Six years ago last week, Gordon Parks, photographer, film director, poet, musician and activist passed away (he would have been 100 this year!) Seventy years ago he arrived in Washington D.C. on a photography fellowship from the Farm Security Administration. As Gordon Parks is one of my top five favorite photographers and this is a DC themed blog, I’d like to share a few of the photos he took in the city, beginning with the most famous, “American Gothic”.
Roy Stryker, Gordon Park’s boss at the FSA, said that the photo could “get them all fired” but encouraged Gordon to keep working with Ms. Watson.
Parks had arrived in the nation’s capital with great enthusiasm, which was soon dampered by the racism he encountered. Even a photographer on assignment with a federal agency could not eat lunch or buy clothes where he wanted, due to the color of his skin.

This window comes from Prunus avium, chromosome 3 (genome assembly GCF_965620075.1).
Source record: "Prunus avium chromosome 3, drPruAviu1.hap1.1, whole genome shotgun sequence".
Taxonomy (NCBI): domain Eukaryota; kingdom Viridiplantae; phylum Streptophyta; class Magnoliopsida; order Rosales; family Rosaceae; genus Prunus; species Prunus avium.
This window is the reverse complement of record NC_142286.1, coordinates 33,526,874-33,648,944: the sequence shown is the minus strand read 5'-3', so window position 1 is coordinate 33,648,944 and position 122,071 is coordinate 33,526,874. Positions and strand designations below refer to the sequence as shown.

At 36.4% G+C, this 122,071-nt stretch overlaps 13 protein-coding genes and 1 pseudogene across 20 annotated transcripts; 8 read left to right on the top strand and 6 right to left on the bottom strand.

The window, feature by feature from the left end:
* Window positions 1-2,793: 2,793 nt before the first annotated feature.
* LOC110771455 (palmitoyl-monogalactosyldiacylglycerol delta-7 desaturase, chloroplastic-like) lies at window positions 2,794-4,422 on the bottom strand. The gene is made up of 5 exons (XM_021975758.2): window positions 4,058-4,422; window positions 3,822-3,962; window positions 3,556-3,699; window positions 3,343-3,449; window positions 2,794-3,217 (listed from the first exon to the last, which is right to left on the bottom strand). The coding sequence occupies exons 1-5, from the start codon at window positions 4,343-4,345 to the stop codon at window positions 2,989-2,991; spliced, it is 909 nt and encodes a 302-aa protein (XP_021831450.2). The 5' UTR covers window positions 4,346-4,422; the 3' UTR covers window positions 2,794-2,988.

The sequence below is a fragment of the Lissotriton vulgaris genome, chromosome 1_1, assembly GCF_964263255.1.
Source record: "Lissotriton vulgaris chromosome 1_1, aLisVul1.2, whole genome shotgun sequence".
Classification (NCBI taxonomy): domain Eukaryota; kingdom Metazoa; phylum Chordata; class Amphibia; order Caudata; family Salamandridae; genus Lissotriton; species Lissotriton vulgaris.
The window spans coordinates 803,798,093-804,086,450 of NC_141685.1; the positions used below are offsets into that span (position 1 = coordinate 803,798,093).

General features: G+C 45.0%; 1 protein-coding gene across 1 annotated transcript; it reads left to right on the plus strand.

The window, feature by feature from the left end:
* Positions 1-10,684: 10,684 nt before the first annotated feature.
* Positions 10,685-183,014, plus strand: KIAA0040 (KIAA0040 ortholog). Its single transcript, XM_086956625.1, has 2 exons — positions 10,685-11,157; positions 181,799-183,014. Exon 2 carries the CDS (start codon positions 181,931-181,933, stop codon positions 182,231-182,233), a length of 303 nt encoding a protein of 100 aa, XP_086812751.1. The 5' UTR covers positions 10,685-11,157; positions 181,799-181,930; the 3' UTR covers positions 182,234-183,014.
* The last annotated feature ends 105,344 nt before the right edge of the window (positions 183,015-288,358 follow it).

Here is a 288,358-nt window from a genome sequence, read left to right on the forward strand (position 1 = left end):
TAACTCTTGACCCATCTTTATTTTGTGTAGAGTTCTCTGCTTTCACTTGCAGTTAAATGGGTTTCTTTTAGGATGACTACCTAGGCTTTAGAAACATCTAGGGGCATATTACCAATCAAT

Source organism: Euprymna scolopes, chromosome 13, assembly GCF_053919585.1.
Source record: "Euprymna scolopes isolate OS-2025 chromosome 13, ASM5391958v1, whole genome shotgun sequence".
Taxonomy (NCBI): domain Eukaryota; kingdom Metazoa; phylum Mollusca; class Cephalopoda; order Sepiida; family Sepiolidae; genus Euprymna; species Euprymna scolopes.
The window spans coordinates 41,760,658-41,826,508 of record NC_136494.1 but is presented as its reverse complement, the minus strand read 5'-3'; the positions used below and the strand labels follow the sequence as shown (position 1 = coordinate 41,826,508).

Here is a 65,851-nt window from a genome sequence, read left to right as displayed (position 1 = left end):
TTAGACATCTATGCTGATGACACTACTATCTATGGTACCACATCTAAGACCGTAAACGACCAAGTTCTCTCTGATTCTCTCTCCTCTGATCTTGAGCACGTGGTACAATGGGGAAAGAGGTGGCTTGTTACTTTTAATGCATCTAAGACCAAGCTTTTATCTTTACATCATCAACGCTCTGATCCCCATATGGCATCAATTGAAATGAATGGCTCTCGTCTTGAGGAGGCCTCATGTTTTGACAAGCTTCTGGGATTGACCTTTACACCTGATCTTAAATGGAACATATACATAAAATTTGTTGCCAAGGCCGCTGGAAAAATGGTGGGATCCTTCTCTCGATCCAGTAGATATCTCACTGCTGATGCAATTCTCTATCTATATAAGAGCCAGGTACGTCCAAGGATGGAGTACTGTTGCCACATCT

Race did not stop Parks from becoming a great documentary photographer (also the first African American staffer at Life magazine).
“I picked up a camera because it was my choice of weapon against what I hated most about the universe: racism, intolerance, poverty. I could have just as easily picked up a knife or a gun, like many of my childhood friends did… most of whom were murdered or put in prison… but I chose not to go that way. I felt that I could somehow subdue these evils by doing something beautiful that people recognize me by, and thus make a whole different life for myself, which has proved to be so.” – Gordon Parks